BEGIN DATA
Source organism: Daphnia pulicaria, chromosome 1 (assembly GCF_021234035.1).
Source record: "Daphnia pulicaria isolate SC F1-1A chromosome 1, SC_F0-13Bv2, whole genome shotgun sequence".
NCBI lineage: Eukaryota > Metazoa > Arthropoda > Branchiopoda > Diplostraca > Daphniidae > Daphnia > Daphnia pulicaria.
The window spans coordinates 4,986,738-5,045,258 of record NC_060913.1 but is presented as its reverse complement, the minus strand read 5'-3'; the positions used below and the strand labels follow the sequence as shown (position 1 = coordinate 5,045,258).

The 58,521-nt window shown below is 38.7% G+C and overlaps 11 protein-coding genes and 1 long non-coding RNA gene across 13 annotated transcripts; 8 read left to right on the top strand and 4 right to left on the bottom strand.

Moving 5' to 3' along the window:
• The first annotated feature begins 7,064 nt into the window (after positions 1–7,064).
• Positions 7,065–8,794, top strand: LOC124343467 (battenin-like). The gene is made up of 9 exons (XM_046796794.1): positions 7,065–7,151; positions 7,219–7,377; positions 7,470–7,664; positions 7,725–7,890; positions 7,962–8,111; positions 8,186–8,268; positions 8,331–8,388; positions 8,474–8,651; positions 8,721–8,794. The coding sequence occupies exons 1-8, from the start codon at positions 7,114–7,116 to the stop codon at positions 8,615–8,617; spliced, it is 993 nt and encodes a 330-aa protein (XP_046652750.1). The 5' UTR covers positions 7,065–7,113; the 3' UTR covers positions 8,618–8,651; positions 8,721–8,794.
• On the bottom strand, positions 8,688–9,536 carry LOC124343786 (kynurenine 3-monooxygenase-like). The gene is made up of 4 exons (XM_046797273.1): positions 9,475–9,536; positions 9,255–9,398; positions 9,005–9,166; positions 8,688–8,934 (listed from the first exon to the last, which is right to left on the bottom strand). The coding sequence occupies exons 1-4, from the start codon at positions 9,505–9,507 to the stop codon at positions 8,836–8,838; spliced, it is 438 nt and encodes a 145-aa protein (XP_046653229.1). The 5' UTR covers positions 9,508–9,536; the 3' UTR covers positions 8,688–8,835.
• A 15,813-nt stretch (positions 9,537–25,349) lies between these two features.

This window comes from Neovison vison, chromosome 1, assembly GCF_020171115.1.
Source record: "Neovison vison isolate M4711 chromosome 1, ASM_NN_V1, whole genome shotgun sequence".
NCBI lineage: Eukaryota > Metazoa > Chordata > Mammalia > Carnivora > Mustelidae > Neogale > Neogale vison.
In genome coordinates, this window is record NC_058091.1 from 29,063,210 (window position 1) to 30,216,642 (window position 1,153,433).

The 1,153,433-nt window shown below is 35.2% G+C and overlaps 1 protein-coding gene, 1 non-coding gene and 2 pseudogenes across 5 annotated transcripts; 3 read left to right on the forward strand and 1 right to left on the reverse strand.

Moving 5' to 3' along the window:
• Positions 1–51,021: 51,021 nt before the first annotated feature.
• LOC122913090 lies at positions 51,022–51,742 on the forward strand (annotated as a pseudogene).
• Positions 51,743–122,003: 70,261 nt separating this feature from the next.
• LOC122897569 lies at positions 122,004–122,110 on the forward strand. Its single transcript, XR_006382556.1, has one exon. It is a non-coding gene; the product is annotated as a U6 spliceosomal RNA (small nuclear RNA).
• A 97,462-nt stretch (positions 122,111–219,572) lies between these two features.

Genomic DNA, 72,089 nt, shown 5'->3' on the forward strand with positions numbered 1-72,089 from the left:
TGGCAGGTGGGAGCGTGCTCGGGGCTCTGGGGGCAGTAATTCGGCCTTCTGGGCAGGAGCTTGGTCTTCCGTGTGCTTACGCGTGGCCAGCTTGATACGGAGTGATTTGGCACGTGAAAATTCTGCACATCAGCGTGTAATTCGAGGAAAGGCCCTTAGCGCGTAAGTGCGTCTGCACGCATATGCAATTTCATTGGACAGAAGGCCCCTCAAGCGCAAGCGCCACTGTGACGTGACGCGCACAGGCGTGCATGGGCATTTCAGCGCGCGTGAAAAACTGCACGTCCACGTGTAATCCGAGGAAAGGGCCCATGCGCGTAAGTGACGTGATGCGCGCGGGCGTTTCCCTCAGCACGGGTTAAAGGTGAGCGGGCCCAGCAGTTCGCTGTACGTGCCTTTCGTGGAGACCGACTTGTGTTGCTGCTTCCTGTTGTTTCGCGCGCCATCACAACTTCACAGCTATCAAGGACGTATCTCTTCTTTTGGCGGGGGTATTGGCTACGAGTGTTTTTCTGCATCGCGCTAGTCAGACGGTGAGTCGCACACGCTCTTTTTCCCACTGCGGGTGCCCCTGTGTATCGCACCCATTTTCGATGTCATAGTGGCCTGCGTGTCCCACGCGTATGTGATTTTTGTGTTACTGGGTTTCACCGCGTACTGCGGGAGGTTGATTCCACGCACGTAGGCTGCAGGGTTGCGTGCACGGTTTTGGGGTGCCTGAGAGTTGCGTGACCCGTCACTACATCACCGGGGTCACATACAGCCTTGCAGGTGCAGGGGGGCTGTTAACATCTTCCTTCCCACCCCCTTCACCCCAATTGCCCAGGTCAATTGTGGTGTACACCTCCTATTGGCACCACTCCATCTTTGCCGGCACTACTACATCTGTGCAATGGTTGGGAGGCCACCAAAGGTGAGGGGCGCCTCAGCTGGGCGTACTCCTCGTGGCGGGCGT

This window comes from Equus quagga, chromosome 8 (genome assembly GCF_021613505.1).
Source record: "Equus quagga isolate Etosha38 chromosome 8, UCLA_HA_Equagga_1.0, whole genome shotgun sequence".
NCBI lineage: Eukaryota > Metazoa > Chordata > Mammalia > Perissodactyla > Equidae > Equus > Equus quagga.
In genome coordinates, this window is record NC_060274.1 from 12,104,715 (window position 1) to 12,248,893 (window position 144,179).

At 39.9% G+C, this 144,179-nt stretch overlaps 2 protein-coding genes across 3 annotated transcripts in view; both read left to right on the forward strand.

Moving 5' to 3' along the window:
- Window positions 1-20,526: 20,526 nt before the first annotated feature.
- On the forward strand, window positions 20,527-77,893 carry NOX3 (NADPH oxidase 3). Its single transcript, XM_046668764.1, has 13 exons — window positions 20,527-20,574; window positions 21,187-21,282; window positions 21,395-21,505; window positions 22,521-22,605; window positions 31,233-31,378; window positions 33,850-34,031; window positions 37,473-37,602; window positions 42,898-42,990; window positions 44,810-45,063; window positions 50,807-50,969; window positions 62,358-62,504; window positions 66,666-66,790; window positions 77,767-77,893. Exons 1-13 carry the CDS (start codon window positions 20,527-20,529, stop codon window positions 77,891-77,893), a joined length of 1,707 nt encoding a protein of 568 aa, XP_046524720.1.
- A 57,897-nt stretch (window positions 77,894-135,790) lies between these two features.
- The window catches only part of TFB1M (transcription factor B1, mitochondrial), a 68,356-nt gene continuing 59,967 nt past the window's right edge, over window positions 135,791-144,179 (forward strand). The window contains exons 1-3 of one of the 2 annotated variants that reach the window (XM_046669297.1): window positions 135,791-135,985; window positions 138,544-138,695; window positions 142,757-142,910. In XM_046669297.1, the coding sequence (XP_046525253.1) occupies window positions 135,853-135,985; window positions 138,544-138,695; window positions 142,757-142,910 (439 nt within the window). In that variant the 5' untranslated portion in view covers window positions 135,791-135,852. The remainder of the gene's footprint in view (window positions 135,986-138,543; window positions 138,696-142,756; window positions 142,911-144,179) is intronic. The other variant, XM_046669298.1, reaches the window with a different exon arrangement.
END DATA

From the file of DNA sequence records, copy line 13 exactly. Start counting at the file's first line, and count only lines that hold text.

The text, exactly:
NCBI lineage: Eukaryota > Metazoa > Chordata > Mammalia > Carnivora > Mustelidae > Neogale > Neogale vison.